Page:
In what could best be described as a collision of The Ghost and Mr. Chicken with Silence of the Lambs by way of Terry Gillian, psychic exterminator Michael J. Fox arranges for his three ghost pals (including an impressively prosthetic-drenched John Astin) to stage hauntings and allow Fox to reap the financial rewards of ridding them from suburbanites' homes. Meanwhile, a series of strange deaths by heart failure plague the same town, and Fox finds himself entangeld with a beautiful, young, and recently widowed doctor (Trini Alvarado). As if that weren't enough, Dee Wallace Stone (a lot closer here to The Howling than E.T.), recently released from confinement in a mental institution after accompanying her lover on a murder spree at the age of 15, is tormented by a ghost burrowing under walls and floorboards.

While the image quality may not be quite as dazzling as the anamorphic transfer of Universal's recent immaculate DVD edition of The Frighteners, the extra footage (over 12 minutes) and bonus materials are enough to make any genre fan thankful for hanging on to their laserdisc player. Furthermore, the welcome price tag of $49.95 is a substanital improvement over previous and inferior "special editions" which often fetch over $120 when they hit the street. The extra scenes in the film don't really enhance the plot, but they do help the pacing a great deal and include some fascinating character quirks (most notably a jaw-dropping monologue by FBI agent Jeffrey Combs about his undercover cult work). Two restored sequences with Stone and Jake Busey rank up there with Jackson at his most perverse (one of them involves a queasy morgue make-out session), and Astin gets a good deal more screen time as well. Of course, this is just the beginning-- the rest of the box set consists of a four and a half hour documentary directed by Jackson himself, The Making of The Frighteners, which remains surprisingly interesting and brisk throughout its running time. Interviews with all of the principals and exhaustive explorations of the special effects work are enhanced with additional deleted scenes (including one entire character missing from the final print), bloopers, and an interview with composer Danny Elfman about his quirky, Dementia-13-inspired music score. Other bonus include running commentary during the feature with Jackson (which doesn't overlap noticeably with the material in the documentary) and the original trailer. Since the total running time is prohibitive for a DVD release anytime in the near future, run, don't walk, to pick this one up.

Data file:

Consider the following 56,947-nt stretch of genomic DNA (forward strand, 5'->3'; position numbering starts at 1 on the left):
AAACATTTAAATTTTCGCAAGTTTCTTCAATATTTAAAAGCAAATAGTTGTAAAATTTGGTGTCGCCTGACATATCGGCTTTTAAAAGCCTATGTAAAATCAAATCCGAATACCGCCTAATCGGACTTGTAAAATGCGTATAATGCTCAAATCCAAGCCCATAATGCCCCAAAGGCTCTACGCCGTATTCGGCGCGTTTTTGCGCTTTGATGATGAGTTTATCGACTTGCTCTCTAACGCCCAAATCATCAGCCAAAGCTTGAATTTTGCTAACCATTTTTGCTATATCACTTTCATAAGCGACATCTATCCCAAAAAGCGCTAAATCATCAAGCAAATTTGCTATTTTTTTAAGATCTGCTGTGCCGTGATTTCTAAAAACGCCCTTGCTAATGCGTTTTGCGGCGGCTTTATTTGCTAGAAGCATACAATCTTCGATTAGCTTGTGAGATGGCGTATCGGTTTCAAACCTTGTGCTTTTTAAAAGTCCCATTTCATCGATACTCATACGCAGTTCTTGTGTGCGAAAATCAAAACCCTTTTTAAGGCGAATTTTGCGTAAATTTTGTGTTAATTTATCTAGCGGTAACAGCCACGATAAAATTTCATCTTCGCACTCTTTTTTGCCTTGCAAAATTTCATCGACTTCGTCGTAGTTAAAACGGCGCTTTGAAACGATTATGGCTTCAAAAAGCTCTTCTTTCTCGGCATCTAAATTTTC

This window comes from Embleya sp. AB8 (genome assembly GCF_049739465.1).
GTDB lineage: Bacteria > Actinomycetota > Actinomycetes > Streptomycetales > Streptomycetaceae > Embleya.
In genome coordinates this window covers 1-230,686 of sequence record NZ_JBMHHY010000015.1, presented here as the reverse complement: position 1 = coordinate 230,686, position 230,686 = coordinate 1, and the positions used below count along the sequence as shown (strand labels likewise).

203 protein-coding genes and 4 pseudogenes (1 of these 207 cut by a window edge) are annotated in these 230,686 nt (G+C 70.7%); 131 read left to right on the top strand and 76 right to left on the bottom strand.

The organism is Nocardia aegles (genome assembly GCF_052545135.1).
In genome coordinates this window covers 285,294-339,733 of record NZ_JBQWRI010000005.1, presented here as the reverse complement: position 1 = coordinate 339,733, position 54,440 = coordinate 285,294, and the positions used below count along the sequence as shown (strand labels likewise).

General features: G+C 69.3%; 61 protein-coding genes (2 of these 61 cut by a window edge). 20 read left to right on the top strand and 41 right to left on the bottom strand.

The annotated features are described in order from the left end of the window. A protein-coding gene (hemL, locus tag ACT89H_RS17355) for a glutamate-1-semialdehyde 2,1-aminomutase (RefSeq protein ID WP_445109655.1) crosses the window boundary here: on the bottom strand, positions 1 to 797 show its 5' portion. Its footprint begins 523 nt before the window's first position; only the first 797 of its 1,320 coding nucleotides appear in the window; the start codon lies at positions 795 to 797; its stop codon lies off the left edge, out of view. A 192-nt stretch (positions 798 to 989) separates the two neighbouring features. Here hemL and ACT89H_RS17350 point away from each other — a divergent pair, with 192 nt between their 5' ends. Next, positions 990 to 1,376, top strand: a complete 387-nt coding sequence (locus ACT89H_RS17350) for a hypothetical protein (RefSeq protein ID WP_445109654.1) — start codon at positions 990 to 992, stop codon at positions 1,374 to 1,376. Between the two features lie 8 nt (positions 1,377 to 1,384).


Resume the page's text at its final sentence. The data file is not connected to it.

Trimark Home Video

Format: DVD

Color, 1992, 97 mins.

Letterboxed (1.85)

Directed by Peter Jackson

"Your mother ate my dog!" If you haven't seen New Zealand cult director Peter Jackson's splatter-soaked zombiefest, get thee to your nearest video store immediately. Originally known as Brain Dead overseas but retitled here due to a Bill Pullman movie of the same name, this was essentially the conclusion of Jackson's gross-out trilogy (after Bad Taste and Meet the Feebles). Hard to believe he's now doing Lord of the Rings, but we shall see... In the film, mama's boy Lionel (Timothy Balme) must contend with a number of insane zombie onslaughts after his tyrannical mum is bitten at the zoo by the dreaded Sumatran Rat Monkey and turns into a contagion-spreading beastie. With the help of his tarot-following girlfriend, Pequita (Diana Penalver), he uses everything at his disposal, including a very memorable lawnmower, to dispatch the flesh-eating pests. Dead Alive was originally released in a claustrophic, pan and scan version (it was shot hard-matted at 1:1.85) on video and laserdisc by Vidmark a few years ago. Aside from being overly soft, the print featured colors so digitally punched up that it practically glowed with pink and shades of lime during the gore scenes; kind of interesting to look at, but that isn't how it appeared in the theater. (They also issued an abortive R-rated version for Blockbuster, which is almost as amusing in its incoherence as the 92-minute R-rated cut of The Cook, the Thief, His Wife & Her Lover). Meanwhile, the Japanese released it under its original title on laser; luckily, this 106-minute version included a few odd but insignificant snippets of footage missing from the unrated American edition. (No entire scenes were cut; the longest deletion is a repeat of Uncle Liz hitting on Pequita during the funeral scene.) The shorter version is much tighter, actually, and is only missing one fleeting second of gore during the finale, in which a zombie is wishboned in half. The Japanese version was also pan and scanned, as well as virtually colorless. So how does the DVD measure up? Well, it looks right; the colors are rich but not overbearing, and the punchy stereo soundtrack sounds better than ever. Best of all, it's finally letterboxed (and 16x9 enhanced), which provides a much more visually pleasing presentation than any other version. (It was only previously letterboxed on a fuzzy-looking video from Holland.) It's still the 97-minute unrated cut, which may or may not be a good thing, depending on your point of view. It's hard to quibble, really, when it looks this good, and it includes the U.S. trailer as well. Just be sure to wear a raincoat when you watch this, 'cuz you'll feel pretty drenched by the time it's over...